We had puris after the longest time, but since it was a festival we decided to indulge and I think everyone stuffed themselves, especially since I also made everyone eat the pea pulao, which for once had turned out with the rice grains nicely separate. As always mama’s chole was the most appreciated dish proving once again that mommy rules! Who would have thought that vegetarian food could be so intensely satisfying? I marvel once again at the brilliance of the cooks hidden in all parts of our country who discovered (and continue to do so) innovative ways to make the humble vegetables, dals and beans available around them into something that you could eat every day and somethings that were fit for a king – literally!
My SIL’s in-laws were a heavily fish eating Bengali family who switched to vegetarianism – even no onions or garlic – for religious reasons. But eat a meal in their home and you wouldn’t miss the meat or fish. In fact you would be thankful it wasn’t there! Her MIL offers five beautiful vegetarian courses, so who has the space for meat or fish afterward? She uses the whole gamut of vegetables, nuts, spices, beans and dals available to her to create new flavors with the same foods each and every time. It is such a joy to eat her cooking and speak to her about food.
I believe that as humans we are in some sense “naturally carnivorous”. We love to bite into things, eat hearty foods, chew and macerate it, tear it apart with our fingers (if we were allowed, but otherwise with a fork) and hence Indian vegetarian food (and now the world over) has its share of “meaty” foods – be it the koftas or the paneer or the wadis or the gattas, and most recently the Nutrela nuggets, to complement the soft veggies and the thin dals and satisfy this urge. But these have a natural flavor that is in some sense “one-dimensional” – paneer is sweet, wadis are spicy, etc. While beef or pork has natural depths of flavor, one cut different from the other in taste and texture, you cook it in different ways that show off the flavors and textures – either grill, roast, stew or braise. The vegetarian foods get their flavor from the spices that you add to it. So it takes immense creativity to choose the spices that enhance the flavor of the vegetable or the paneer or the kofta. And then to find another way to cook the same vegetable or paneer or kofta because your child is bored of eating the same food every week!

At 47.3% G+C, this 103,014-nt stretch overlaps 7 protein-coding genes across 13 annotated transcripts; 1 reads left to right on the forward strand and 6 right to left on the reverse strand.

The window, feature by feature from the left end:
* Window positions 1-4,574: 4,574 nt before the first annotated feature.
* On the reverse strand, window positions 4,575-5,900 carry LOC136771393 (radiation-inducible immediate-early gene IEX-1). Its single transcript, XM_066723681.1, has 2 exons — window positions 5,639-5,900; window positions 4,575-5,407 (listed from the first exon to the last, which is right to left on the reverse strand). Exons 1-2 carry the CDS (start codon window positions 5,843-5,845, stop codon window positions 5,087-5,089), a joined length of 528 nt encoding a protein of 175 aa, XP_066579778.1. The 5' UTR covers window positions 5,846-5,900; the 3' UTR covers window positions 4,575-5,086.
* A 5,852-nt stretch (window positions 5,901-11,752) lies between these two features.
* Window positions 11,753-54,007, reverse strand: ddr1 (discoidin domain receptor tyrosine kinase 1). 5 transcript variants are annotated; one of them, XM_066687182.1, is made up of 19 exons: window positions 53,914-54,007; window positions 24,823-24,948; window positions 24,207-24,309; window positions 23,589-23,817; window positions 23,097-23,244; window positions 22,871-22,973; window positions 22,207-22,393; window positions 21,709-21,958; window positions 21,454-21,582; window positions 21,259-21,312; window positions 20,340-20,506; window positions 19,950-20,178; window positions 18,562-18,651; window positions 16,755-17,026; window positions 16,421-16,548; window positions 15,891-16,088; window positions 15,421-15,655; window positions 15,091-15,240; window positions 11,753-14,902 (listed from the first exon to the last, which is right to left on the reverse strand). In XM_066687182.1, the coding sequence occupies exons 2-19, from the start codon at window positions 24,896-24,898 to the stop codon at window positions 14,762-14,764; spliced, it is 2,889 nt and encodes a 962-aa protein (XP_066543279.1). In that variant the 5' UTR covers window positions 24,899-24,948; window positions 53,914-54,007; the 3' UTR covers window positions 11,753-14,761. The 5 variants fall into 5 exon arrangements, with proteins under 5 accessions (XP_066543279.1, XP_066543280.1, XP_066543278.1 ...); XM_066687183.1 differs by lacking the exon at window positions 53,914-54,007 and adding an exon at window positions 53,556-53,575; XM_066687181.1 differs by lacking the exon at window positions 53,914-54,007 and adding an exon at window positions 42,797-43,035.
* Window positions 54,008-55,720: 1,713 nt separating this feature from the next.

And so a salute to vegetarian cooks all over this beautiful land of mine and slowly, the world over. You are all an inspiration!